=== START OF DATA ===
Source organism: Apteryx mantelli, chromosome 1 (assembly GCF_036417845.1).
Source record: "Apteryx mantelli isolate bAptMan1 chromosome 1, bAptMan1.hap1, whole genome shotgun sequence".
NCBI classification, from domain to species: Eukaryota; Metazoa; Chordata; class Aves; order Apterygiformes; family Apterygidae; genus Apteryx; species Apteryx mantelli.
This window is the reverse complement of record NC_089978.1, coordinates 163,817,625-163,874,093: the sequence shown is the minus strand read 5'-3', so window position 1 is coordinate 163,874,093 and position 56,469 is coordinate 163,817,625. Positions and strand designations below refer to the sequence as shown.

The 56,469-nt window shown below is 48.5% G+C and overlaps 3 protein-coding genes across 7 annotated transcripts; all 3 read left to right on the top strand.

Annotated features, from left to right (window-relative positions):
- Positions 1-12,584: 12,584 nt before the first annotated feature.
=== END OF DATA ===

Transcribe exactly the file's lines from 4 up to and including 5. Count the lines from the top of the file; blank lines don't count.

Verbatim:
This window is the reverse complement of record NC_089978.1, coordinates 163,817,625-163,874,093: the sequence shown is the minus strand read 5'-3', so window position 1 is coordinate 163,874,093 and position 56,469 is coordinate 163,817,625. Positions and strand designations below refer to the sequence as shown.

The 56,469-nt window shown below is 48.5% G+C and overlaps 3 protein-coding genes across 7 annotated transcripts; all 3 read left to right on the top strand.